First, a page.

Monday, March 14, 2011

Paper erects pay wall – and traffic goes up!

They (including me) said it couldn’t be done, but the Augusta Chronicle put up a pay wall without losing traffic.

In fact, page views rose a nifty 5% in the three months since the Georgia newspaper installed a metered system similar to the one just implemented at the Dallas Morning News and soon to debut at the New York Times.

Traffic remains healthy at the Chronicle because its pay wall is about as impermeable as a badminton net. Still, the Augusta experience provides valuable insight into how a metered system could make it possible for NYTimes.Com to have its cake (ample page views for advertising) and eat it, too (charging for access to its content).

A metered pay system allows site visitors a certain number of free views before they are urged to subscribe. Visitors who don’t pay are blocked from some or all of the content on the site for the rest of the month. Then, they get a chance to come back the next month and start all over again.

While the system implemented in Augusta in December has established the principal of charging for content without, to date, affecting traffic on the site, it is unclear whether it is making any money – or ever will. But that’s fine by Executive Editor Alan English.

“The act of placing a value on our journalism may be more important than any penny we ever collect,” said English in a telephone interview and a series of follow-up emails. “It’s a powerful statement from the publisher and positions us distinctly in the market. If readers still get a certain amount [of content] for free, that's OK.”

According to Omniture data provided by English, traffic at his site counter-intuitively rose by 5% in the three months since the pay system was turned on. Combined page views from December, 2010, through February, 2011, were 23.6 million vs. 22.4 million in the comparable months in the prior years.

The surprising uptick in Augusta contrasts with the loss of nearly half the web traffic 2½ hours to the north at the Greenville (SC) News, which installed a hard pay wall in July that demands $2 a day or $9.95 a month from a visitor who clicks on any article on its site. The 516,821 monthly visits to Greenville Online in January, 2011, were nearly 47% lower than in the same month the previous year, according to Compete.Com.

(Note to G’ville management: You can copy and paste any URL on your site into any search engine, click the story atop the results and read the entire article for free. You might want to fix that.)

English credits the gain at his site to increased efforts in the newsroom to update the presentation of the website on an hourly basis and to post more material from more staffers more often, including photo galleries and short video snips.

“We had a digital growth strategy before we decided to implement the subscription system,” said English, who vigorously eschews the term “pay wall.” The decision to launch a pay strategy, he said, was a call to action throughout the newsroom, adding: “We told ourselves that we had better make good on doing what we told ourselves we needed to do.”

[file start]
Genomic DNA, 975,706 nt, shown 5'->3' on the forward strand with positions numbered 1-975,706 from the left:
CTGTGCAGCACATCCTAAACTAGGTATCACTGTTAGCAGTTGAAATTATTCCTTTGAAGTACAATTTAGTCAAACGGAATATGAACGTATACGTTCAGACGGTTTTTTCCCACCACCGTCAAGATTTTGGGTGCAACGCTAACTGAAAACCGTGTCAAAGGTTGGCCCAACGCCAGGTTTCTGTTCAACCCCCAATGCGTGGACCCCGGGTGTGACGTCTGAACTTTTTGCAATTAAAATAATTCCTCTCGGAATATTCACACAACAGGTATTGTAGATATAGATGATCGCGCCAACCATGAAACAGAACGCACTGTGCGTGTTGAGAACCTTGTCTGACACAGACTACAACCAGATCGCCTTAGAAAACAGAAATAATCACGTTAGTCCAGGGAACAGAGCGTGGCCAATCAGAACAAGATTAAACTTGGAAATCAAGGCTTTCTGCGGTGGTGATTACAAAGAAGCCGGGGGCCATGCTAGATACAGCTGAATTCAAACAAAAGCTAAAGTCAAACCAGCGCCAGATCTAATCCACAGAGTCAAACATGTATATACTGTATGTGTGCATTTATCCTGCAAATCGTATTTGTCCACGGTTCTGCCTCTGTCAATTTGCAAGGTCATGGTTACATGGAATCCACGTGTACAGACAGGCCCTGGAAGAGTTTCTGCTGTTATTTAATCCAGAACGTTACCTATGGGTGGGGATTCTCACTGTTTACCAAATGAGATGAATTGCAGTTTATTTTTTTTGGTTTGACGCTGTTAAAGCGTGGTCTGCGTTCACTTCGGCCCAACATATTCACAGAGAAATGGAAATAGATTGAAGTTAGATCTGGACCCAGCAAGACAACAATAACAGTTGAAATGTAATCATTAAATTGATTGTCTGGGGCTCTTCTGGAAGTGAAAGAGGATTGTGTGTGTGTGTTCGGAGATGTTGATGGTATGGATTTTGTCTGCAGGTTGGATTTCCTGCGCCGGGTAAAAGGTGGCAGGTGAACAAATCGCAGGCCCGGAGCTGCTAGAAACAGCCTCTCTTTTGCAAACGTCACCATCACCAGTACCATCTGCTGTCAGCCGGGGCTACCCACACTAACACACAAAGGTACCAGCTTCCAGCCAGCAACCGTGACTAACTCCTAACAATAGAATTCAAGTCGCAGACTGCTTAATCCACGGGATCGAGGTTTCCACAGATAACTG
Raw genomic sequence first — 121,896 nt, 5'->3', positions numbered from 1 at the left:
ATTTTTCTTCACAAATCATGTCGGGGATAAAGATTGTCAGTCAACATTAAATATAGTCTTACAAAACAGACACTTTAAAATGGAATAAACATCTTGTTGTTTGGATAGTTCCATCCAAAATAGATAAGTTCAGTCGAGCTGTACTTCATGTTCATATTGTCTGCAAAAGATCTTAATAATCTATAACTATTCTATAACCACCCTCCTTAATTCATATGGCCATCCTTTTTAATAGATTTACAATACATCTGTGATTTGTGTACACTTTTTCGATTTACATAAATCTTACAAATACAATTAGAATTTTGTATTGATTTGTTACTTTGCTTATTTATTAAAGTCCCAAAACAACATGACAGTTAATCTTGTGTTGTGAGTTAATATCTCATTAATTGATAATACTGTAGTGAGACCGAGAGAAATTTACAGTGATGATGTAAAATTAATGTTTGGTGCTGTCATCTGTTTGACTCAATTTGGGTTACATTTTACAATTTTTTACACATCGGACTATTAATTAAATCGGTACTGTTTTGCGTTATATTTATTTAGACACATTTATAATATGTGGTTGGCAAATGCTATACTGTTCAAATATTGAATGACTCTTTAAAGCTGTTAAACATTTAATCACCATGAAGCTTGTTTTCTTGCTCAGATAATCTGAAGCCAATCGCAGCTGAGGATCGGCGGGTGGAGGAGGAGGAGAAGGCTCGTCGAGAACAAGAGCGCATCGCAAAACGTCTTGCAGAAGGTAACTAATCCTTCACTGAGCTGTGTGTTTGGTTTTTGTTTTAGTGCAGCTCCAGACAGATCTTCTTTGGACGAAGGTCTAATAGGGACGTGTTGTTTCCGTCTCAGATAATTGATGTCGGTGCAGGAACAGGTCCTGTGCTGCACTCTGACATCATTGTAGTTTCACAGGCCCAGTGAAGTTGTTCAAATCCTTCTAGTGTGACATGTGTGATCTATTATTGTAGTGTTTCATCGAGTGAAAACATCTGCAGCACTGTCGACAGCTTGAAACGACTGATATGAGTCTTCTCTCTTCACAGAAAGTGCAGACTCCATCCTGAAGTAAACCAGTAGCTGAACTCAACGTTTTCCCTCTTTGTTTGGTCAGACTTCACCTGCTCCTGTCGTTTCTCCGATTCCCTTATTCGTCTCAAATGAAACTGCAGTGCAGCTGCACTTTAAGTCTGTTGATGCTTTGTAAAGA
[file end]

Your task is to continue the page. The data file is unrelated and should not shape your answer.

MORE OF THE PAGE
For all the improvements English and his colleagues may have made in their digital operation, the principal reason his traffic was unaffected by the pay system seems to be the generous amount of content a user can access for free before even learning that she is supposed to pay for it. Here’s what I mean:

While the Chronicle says it will allow free access to 25 premium articles a month before a visitor has to pay, dozens of other non-premium articles can be viewed without limitation. I clicked through 21 page views before encountering a screen that told me I had used up five of my 25 allotted premium articles. It is impossible to tell which articles are premium and which are free, but English considers the confusion a plus, not a problem.

The Dallas Morning News, by contrast, readily identifies premium articles on its website but gives few free samples before forcing visitors to pay for access that costs $2.31 a week or $9.24 a month. This hardball approach, which is clearly aimed at building a robust flow of subscription revenues, is likely to put a considerable dent in the paper’s web traffic.

Given the liberal amount of free content available at the Augusta Chronicle, it is hard to imagine how many subscriptions the paper is likely to acquire. Although English won’t disclose how many he has sold, he said “we saw a couple hundred subscribers in the first few days” and “we pick up two to eight new people per day.”

Subscriptions are $6.95 a month for digital-only access and $2.95 a month if you take the print edition. Purchases are evenly split between the two plans, said English, adding that he has seen almost no churn.

Based on the experience to date and assuming a constant number of new subscribers on every day of the year for 12 months, the annual revenue from the pay system could range from about $43,000 (if two people subscribe each day) to $173,000 (if eight people subscribe each day).

So long as the newspaper has enough page views to produce enough advertising inventory to satisfy demand, the subscription revenue would appear to be sufficient to support one to four additional bodies in the newsroom (although there can be no guarantee that this is where the windfall would land).

It’s too soon to say whether the Chronicle can sustain the pace of even a couple of fresh pay subscribers per day. And page views are likely to drop when the Chronicle dials down the number of free views it permits, which English said is likely to occur in the near future.

“I would not draw too many conclusions from the early numbers,” he cautioned. “It’s very early in our game and we are still building our strategy. But we are glad to be part of the wave of people who are putting forth the value proposition for content created by professional journalists. Giving it away for all those years was a mistake.”

22 Comments:

OpenID 38047cec-4e43-11e0-8a80-000bcdcb5194 said...

Alan,
Excellent post, and nice to see someone out there doing *reporting* rather than pontificating about paywalls.
My one thought is that this line, "assuming a constant number of new subscribers on every day of the year for 12 months" is probably presuming too much. Subscription plans usually get the biggest uptake in the first few months, as the most loyal and faithful readers pony up. That's certainly what happened with NYT's TimesSelect a few years ago.